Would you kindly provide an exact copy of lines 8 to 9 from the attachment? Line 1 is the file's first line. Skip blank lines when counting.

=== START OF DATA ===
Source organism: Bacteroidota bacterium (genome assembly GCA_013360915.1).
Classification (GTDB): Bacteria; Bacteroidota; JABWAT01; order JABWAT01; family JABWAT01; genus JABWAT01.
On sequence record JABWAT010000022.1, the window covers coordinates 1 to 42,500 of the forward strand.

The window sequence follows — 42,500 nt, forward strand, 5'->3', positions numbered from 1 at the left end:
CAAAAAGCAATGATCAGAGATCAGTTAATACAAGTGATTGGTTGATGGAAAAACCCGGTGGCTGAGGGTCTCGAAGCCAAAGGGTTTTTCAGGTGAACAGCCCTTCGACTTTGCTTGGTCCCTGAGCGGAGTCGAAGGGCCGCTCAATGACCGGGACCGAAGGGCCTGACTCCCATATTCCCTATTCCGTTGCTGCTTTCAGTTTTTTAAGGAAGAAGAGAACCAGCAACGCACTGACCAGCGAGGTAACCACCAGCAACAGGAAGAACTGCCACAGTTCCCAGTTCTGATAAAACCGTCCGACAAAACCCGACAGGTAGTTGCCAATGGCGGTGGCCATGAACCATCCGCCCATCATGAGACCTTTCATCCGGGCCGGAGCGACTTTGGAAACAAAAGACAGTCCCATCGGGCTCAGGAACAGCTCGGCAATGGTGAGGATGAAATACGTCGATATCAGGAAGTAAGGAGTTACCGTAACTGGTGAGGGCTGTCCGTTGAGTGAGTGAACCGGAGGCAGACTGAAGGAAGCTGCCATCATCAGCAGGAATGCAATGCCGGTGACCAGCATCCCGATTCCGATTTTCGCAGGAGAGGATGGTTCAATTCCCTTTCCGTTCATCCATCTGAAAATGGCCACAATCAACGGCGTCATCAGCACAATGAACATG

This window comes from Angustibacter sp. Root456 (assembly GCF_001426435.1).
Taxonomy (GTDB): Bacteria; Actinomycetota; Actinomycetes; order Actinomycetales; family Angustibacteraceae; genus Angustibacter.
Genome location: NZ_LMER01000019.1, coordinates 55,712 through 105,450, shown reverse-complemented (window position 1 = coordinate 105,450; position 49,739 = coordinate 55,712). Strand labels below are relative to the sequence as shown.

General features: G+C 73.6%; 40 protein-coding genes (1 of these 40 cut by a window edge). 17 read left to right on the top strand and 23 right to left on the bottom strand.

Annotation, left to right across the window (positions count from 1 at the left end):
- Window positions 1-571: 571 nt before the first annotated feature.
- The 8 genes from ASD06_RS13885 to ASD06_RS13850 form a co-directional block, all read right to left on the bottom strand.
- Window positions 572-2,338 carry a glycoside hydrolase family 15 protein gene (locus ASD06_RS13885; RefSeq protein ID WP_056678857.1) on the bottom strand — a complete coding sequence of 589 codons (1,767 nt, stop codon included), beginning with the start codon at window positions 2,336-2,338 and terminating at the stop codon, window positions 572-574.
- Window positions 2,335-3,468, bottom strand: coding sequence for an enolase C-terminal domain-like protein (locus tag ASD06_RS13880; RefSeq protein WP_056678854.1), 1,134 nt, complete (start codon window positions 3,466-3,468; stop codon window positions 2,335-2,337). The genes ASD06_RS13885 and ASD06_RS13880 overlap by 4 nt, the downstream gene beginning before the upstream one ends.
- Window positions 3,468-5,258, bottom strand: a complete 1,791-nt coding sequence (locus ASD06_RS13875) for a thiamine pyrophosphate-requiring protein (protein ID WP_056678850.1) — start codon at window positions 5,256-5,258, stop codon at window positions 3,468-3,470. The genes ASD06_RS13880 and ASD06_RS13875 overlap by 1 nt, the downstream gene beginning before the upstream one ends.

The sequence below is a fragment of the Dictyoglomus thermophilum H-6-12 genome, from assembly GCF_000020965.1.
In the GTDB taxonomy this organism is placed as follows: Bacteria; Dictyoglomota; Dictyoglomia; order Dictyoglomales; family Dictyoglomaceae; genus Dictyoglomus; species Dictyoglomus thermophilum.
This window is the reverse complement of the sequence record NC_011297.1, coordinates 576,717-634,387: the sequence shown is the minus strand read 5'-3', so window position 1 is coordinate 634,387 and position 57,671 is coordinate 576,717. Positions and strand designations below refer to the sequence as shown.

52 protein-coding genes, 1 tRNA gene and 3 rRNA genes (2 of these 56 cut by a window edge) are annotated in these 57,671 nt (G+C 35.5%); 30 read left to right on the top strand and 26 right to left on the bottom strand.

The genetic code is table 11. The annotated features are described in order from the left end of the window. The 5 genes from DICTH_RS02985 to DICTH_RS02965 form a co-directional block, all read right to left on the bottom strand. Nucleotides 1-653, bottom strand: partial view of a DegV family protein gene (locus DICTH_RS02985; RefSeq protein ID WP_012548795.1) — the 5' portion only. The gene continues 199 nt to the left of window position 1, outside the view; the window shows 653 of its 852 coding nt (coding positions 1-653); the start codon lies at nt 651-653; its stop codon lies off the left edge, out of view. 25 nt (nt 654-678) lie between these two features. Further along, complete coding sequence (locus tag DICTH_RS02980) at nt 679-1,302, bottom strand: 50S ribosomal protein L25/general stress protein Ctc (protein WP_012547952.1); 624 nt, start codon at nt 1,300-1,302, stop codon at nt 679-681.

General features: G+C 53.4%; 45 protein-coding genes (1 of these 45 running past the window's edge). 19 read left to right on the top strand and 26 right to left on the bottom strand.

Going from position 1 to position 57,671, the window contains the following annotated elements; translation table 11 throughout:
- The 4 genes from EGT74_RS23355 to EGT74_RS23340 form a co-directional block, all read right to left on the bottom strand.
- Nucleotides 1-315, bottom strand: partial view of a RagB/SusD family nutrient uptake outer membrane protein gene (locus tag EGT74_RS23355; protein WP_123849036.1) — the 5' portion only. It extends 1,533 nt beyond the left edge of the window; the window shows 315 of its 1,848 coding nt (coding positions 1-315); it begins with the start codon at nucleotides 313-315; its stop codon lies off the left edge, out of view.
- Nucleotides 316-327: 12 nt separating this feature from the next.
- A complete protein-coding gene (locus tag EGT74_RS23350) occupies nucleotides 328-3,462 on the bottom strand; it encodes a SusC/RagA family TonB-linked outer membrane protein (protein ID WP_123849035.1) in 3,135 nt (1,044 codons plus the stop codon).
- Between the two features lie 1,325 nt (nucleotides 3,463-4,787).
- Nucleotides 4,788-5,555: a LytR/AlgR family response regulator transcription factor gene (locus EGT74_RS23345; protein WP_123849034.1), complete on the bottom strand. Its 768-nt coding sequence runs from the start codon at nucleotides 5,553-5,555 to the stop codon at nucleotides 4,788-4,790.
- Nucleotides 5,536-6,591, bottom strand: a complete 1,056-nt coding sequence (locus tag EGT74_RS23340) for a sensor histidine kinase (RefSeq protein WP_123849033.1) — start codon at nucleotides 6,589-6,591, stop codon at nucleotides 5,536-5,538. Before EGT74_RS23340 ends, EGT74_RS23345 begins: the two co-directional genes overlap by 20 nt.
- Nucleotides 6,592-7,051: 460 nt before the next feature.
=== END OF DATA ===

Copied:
Genome location: NZ_LMER01000019.1, coordinates 55,712 through 105,450, shown reverse-complemented (window position 1 = coordinate 105,450; position 49,739 = coordinate 55,712). Strand labels below are relative to the sequence as shown.

General features: G+C 73.6%; 40 protein-coding genes (1 of these 40 cut by a window edge). 17 read left to right on the top strand and 23 right to left on the bottom strand.